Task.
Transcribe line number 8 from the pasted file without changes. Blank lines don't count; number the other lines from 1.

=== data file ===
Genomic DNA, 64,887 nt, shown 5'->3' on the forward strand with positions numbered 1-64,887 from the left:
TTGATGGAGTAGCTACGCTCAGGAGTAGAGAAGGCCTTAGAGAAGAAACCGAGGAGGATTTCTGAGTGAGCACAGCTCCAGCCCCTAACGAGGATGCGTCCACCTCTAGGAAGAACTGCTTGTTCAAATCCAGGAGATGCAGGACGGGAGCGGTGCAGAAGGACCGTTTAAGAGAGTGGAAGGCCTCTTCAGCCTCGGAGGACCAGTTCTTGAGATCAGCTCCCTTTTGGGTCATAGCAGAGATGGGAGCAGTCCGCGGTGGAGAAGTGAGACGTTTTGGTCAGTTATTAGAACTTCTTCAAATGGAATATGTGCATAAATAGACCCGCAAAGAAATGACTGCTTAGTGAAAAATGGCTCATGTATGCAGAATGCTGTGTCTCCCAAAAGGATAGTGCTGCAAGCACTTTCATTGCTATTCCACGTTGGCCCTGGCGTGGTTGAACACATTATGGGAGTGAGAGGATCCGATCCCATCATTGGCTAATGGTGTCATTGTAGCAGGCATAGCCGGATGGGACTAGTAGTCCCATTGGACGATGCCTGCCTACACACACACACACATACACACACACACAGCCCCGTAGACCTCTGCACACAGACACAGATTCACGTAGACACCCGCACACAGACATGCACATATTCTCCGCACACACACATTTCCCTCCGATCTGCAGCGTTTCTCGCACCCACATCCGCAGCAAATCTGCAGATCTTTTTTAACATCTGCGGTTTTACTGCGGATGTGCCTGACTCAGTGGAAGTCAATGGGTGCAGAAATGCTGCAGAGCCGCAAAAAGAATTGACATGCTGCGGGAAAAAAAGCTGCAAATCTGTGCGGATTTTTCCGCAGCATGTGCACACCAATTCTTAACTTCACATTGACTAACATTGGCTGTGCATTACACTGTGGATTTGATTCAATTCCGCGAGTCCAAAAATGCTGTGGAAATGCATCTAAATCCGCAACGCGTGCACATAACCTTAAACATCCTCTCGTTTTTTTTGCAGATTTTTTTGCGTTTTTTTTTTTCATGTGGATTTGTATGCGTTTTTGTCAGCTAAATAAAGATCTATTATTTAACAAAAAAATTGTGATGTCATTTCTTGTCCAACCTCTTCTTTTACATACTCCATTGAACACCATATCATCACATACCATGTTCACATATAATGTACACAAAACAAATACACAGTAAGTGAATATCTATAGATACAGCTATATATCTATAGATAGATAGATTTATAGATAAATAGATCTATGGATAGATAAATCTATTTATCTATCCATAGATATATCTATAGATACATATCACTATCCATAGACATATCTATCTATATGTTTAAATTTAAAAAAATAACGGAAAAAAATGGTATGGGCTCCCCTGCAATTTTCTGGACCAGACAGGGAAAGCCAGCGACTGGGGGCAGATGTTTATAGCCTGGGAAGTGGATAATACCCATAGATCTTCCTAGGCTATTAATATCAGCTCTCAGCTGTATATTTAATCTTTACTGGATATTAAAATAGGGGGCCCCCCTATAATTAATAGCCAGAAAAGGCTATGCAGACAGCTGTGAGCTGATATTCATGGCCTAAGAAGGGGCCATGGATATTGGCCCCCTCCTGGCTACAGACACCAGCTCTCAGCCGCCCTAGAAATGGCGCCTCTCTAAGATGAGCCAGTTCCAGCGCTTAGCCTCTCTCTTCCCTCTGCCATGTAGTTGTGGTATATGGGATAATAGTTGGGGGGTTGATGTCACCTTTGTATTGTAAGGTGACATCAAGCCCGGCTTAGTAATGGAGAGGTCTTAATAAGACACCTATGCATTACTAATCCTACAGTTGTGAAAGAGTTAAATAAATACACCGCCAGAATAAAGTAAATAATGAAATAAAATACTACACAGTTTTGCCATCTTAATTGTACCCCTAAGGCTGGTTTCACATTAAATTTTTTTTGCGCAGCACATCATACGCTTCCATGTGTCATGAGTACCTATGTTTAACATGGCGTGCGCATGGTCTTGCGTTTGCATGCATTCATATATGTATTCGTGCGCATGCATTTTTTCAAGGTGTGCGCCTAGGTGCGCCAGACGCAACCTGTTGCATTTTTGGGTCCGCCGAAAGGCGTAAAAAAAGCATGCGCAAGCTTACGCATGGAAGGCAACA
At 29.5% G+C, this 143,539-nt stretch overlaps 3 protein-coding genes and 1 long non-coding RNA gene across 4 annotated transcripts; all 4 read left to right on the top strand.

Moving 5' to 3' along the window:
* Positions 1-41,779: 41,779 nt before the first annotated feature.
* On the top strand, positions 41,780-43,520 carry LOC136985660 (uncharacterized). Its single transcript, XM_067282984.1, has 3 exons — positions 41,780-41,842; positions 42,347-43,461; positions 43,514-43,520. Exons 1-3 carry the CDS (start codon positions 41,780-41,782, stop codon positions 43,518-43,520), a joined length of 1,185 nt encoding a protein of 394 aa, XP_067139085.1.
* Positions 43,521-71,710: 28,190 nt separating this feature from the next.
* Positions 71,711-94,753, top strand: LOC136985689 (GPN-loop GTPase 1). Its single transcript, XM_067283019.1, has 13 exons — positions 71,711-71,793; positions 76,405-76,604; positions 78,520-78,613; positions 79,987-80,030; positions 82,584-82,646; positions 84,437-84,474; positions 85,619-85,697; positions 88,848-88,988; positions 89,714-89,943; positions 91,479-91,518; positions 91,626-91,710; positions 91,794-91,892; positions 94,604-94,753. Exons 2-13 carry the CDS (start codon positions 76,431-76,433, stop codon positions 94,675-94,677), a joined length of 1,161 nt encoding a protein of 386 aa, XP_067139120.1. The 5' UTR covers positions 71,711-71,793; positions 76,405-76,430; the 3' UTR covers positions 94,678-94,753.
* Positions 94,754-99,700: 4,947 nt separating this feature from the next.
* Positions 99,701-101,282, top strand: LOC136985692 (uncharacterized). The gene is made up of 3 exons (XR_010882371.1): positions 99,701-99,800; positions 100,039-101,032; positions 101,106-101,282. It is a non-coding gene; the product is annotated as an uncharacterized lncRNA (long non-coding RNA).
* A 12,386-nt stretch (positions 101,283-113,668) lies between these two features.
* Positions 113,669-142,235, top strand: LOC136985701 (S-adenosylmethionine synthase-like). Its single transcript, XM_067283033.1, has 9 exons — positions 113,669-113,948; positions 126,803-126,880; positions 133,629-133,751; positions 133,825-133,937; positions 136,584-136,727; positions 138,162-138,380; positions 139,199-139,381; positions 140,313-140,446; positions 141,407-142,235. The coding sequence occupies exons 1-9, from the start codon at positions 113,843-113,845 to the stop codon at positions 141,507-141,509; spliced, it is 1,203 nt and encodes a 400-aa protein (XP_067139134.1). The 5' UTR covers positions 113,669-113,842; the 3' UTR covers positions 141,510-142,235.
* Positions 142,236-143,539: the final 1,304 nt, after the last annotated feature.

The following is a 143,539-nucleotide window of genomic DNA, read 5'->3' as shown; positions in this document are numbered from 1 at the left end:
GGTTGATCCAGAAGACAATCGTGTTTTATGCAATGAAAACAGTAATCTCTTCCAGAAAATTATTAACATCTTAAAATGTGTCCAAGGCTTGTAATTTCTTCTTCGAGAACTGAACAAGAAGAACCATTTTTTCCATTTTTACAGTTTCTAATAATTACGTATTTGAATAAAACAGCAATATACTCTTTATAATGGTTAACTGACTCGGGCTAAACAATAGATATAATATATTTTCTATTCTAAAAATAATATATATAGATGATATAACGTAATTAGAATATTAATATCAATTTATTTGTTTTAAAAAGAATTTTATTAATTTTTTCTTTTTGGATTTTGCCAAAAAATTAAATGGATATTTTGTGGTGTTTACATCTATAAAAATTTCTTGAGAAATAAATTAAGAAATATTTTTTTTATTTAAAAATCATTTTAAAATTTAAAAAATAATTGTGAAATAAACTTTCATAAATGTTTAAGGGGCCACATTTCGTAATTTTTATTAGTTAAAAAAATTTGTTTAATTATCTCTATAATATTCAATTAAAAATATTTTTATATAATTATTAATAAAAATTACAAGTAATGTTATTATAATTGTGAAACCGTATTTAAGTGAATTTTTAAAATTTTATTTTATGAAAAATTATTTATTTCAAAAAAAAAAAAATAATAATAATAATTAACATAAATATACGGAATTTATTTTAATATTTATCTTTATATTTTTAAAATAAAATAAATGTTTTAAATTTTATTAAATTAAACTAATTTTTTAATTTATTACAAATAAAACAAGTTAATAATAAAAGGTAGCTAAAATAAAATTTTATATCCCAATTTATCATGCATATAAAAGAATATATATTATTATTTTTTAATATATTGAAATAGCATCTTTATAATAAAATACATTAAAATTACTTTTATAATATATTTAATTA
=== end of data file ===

* Positions 71,711-94,753, top strand: LOC136985689 (GPN-loop GTPase 1). Its single transcript, XM_067283019.1, has 13 exons — positions 71,711-71,793; positions 76,405-76,604; positions 78,520-78,613; positions 79,987-80,030; positions 82,584-82,646; positions 84,437-84,474; positions 85,619-85,697; positions 88,848-88,988; positions 89,714-89,943; positions 91,479-91,518; positions 91,626-91,710; positions 91,794-91,892; positions 94,604-94,753. Exons 2-13 carry the CDS (start codon positions 76,431-76,433, stop codon positions 94,675-94,677), a joined length of 1,161 nt encoding a protein of 386 aa, XP_067139120.1. The 5' UTR covers positions 71,711-71,793; positions 76,405-76,430; the 3' UTR covers positions 94,678-94,753.